Alphabet’s internet balloons come down with hopes of digitalising rural Africa. Africa’s flying hopes of improving internet connectivity in rural areas have suffered an emergency landing after Alphabet announced that its project to provide internet from high flying balloons has burst. Named Loon, the project trialled in Kenya aimed to help bridge the digital divide by beaming internet from floating cell towers in inaccessible areas and locations deemed commercially unviable. But the project’s business model has proved unsustainable. On a positive note, Google is offering Kenya $10mn for pandemic recovery. But the end of Loon also creates a business opportunity for local business, especially through PPP’s with the government. Limited geographical connectivity makes the internet unaffordable to many in Africa, where 1GB of data currently costs an average of 18% of monthly income.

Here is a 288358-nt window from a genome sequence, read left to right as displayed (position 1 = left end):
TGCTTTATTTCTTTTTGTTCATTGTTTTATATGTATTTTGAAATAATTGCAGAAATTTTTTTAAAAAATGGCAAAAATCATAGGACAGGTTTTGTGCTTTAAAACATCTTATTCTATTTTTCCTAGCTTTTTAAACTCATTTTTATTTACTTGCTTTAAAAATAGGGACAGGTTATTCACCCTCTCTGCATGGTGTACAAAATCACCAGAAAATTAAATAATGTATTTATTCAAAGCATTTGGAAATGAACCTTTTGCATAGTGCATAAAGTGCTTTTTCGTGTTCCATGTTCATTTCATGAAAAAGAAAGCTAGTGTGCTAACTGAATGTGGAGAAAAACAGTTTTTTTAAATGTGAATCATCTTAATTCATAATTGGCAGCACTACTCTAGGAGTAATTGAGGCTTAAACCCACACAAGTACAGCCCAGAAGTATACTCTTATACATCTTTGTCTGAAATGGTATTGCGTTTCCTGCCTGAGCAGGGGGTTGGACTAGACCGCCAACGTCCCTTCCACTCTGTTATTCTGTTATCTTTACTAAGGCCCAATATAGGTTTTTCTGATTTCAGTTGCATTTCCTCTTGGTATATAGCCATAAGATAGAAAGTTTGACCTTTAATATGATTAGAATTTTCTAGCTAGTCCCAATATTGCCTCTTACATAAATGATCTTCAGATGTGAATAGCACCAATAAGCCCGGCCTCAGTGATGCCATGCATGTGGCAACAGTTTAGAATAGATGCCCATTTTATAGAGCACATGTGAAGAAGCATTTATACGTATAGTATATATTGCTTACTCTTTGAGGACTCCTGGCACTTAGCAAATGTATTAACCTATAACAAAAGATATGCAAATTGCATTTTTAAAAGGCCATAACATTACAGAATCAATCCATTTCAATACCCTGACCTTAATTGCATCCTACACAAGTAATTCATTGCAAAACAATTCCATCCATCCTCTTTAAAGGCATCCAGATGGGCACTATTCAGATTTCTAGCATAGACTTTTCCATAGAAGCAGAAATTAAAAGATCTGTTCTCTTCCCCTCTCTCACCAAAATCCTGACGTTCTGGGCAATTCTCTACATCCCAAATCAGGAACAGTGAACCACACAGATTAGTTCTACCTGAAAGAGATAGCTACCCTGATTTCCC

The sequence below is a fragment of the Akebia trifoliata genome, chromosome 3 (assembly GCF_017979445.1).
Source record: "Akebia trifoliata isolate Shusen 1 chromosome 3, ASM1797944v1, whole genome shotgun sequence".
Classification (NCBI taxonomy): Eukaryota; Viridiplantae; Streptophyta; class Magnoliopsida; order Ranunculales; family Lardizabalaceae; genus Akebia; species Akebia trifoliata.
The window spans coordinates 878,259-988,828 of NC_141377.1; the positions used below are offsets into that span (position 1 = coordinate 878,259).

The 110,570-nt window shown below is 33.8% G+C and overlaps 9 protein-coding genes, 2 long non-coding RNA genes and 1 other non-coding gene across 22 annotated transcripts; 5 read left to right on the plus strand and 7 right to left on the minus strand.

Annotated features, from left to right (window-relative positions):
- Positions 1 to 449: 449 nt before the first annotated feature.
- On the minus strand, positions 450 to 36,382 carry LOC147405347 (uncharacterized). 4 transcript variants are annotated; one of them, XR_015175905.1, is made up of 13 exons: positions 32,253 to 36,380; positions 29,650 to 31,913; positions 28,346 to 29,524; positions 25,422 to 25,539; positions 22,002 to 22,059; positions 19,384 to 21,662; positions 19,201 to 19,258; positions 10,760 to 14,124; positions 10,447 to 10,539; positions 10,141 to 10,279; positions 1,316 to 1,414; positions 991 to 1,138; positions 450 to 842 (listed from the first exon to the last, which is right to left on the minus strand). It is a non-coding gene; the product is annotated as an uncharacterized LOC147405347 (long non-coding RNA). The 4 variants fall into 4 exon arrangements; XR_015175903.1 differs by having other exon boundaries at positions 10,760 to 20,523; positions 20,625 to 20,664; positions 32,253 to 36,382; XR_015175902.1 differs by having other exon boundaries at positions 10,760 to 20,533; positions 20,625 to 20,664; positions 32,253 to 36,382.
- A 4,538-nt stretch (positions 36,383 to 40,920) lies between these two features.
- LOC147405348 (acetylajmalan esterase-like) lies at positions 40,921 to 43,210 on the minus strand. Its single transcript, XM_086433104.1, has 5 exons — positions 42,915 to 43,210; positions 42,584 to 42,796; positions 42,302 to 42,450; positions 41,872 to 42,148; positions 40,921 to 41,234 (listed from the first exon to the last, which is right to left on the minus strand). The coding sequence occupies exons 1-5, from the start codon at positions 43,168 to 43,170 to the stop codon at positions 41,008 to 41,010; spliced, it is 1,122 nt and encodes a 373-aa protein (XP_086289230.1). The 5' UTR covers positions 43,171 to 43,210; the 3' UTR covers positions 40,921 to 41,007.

High value skills development and talent repatriation

Egyptian billionaire invests $120mn in the development of African footballing talent. The colonial extraction mindset applied to many natural resources in Africa may soon start coming to an end in the footballing industry, after the continent’s seventh richest man, Mohamed Mansour, invested $120mn to take control of the Right To Dream academy and expand into Africa. Developing through the structures of an academy will shield African players from exploitation by agents and clubs. Having produced 20 Ghana internationals so far, Right To Dream will now build an academy in Egypt, for boys and girls, with a first intake intended for 2022. But the academy will be more rewarding to Africa if intake covers the entire Continent. While footballers with African heritage have proved successful at the highest level, very few of them come from outside West and North Africa. 

Intra-continental connectivity, collaboration & trade